And that’s why we’ve called them Generation Alpha. And so, after Generations X, Y and Z, it’s not a return to the beginning but the start of a whole new nomenclature for an entirely new generation, in this new millennium.

See our latest infographic on Gen Z and Gen Alpha below. To find out more about these Generations, order your copy of Mark McCrindle's newly updated book, the ABC of XYZ


Population Growth, Boat Arrivals & Australia's Humanitarian Program

Monday, June 23, 2014

In June 2014 McCrindle analysed the data on population growth (ABS), migration numbers (Department of Immigration) and we hope the infographic below is useful for an understanding of the drivers behind Australia’s population growth.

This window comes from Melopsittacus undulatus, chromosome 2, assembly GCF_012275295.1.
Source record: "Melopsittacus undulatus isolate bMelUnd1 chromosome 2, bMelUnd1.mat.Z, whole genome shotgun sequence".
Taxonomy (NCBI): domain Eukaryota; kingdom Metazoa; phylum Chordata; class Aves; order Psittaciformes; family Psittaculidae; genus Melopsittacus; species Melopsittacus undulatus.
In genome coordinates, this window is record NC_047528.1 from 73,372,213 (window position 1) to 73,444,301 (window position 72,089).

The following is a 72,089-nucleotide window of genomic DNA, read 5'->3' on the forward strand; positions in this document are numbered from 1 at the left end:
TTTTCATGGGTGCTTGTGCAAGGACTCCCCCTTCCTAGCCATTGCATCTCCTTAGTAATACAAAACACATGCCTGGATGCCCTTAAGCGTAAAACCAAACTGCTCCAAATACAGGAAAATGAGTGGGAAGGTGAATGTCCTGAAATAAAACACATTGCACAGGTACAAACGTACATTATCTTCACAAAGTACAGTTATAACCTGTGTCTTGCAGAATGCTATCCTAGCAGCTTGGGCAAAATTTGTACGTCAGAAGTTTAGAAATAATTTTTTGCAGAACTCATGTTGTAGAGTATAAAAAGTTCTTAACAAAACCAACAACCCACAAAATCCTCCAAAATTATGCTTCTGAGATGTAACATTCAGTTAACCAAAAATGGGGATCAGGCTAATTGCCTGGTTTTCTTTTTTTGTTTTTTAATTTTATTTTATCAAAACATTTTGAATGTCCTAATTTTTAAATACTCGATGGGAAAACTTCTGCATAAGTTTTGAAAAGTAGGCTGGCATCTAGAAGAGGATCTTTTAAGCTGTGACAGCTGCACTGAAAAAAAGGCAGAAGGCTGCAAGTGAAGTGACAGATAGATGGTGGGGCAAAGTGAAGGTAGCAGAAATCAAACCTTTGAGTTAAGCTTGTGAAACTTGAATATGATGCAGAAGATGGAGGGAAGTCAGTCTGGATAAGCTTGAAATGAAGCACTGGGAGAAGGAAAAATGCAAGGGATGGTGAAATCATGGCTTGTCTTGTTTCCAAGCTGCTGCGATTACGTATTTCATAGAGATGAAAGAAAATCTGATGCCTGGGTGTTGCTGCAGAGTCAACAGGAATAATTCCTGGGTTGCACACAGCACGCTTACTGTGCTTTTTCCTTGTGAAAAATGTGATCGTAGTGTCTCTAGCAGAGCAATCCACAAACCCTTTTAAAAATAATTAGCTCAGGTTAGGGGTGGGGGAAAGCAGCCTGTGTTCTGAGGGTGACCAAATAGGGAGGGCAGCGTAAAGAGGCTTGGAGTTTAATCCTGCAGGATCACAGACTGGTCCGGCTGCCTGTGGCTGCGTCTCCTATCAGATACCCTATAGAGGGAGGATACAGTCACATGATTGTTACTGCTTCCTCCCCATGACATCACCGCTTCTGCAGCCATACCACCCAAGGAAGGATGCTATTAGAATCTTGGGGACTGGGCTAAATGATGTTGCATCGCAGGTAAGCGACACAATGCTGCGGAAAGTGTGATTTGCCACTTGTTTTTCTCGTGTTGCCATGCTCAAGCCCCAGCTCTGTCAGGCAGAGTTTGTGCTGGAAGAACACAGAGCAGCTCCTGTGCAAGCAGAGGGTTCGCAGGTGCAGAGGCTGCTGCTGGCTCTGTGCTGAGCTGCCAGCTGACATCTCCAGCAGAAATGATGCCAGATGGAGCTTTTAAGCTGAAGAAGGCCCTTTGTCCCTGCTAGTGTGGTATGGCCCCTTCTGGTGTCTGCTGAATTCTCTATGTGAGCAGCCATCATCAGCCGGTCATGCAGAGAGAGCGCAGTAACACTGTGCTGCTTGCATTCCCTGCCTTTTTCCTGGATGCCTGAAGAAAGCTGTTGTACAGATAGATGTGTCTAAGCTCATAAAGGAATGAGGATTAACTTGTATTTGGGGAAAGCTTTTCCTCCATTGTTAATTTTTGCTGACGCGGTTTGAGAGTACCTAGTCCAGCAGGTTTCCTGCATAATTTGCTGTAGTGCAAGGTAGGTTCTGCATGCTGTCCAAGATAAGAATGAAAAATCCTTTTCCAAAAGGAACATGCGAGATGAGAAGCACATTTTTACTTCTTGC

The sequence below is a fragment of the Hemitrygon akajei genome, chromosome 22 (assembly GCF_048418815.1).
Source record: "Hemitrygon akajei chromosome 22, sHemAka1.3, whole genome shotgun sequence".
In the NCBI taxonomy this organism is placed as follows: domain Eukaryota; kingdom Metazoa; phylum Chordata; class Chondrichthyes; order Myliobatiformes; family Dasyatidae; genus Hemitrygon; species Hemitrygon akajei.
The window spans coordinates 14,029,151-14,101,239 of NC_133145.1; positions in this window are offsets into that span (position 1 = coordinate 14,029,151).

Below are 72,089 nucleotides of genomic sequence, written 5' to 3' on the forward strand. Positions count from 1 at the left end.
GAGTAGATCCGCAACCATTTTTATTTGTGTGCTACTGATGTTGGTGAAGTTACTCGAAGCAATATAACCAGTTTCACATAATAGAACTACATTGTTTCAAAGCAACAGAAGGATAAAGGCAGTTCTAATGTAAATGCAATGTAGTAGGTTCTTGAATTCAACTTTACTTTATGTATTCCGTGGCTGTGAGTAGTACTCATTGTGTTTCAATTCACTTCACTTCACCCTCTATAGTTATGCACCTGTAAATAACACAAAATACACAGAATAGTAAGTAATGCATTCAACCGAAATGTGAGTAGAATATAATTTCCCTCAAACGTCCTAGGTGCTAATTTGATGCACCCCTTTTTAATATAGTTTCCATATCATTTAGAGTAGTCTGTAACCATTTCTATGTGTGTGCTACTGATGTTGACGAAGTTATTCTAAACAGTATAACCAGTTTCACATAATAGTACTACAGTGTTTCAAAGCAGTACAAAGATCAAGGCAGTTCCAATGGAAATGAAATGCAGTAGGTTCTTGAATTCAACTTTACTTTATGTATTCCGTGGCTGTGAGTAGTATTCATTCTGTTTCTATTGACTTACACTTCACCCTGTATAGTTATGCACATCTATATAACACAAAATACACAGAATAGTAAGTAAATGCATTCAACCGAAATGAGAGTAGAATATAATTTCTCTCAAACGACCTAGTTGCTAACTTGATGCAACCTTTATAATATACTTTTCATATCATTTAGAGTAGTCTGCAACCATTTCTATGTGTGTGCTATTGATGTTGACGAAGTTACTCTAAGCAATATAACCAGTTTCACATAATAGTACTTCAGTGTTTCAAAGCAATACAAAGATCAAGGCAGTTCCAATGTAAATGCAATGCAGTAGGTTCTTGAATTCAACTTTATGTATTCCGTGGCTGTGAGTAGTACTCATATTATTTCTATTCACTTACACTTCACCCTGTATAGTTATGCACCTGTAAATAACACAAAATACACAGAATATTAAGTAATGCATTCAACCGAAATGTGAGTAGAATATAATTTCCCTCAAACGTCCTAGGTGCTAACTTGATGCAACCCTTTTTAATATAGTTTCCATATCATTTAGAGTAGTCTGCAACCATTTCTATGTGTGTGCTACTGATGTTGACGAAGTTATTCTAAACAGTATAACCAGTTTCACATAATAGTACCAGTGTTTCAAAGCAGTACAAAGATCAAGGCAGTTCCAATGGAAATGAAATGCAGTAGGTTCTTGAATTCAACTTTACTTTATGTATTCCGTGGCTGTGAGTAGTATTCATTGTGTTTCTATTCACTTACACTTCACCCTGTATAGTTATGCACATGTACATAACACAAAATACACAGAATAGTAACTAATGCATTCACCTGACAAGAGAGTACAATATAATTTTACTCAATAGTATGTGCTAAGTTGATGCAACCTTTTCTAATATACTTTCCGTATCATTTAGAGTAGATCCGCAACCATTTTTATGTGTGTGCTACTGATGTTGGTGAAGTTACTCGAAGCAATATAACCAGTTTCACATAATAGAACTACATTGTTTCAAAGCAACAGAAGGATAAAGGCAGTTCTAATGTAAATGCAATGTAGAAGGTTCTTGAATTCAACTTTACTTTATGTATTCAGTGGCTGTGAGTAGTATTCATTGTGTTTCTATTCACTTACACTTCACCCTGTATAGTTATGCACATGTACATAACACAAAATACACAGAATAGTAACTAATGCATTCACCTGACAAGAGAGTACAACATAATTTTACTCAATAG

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Australia’s Population Increase (last 12 months):

  • Australia’s annual growth rate is 1.8% which equates to 405,400 people over the last year. In 2008 net overseas migration was 459,904 (therefore population growth numbers in the last year were 54,504 less than they were 5 years ago). 
  • Annual growth is comprised of two factors: natural increase (births minus deaths) and net overseas migration (permanent arrivals minus permanent departures). A permanent arrival is defined by someone living in Australia for 12 months or more (or 12 months over a 16 month period).  The same time frames apply to permanent departures. 
  • 59% of Australia’s population increase is through migration which was 241,000 people last year.  In 2008 net overseas migration was 315,700 which equates to 74,700 fewer last year than 5 years ago. 41% of Australia’s population growth was through natural increase which was 164,400 people.    
    • Natural increase: 164,400 (41% of population growth)
      • Births: 310,600
      • Deaths: 146,200
    • Net overseas migration: 241,000 (59% of population growth)
      • Arrivals: 511,600
      • Departures: 270,600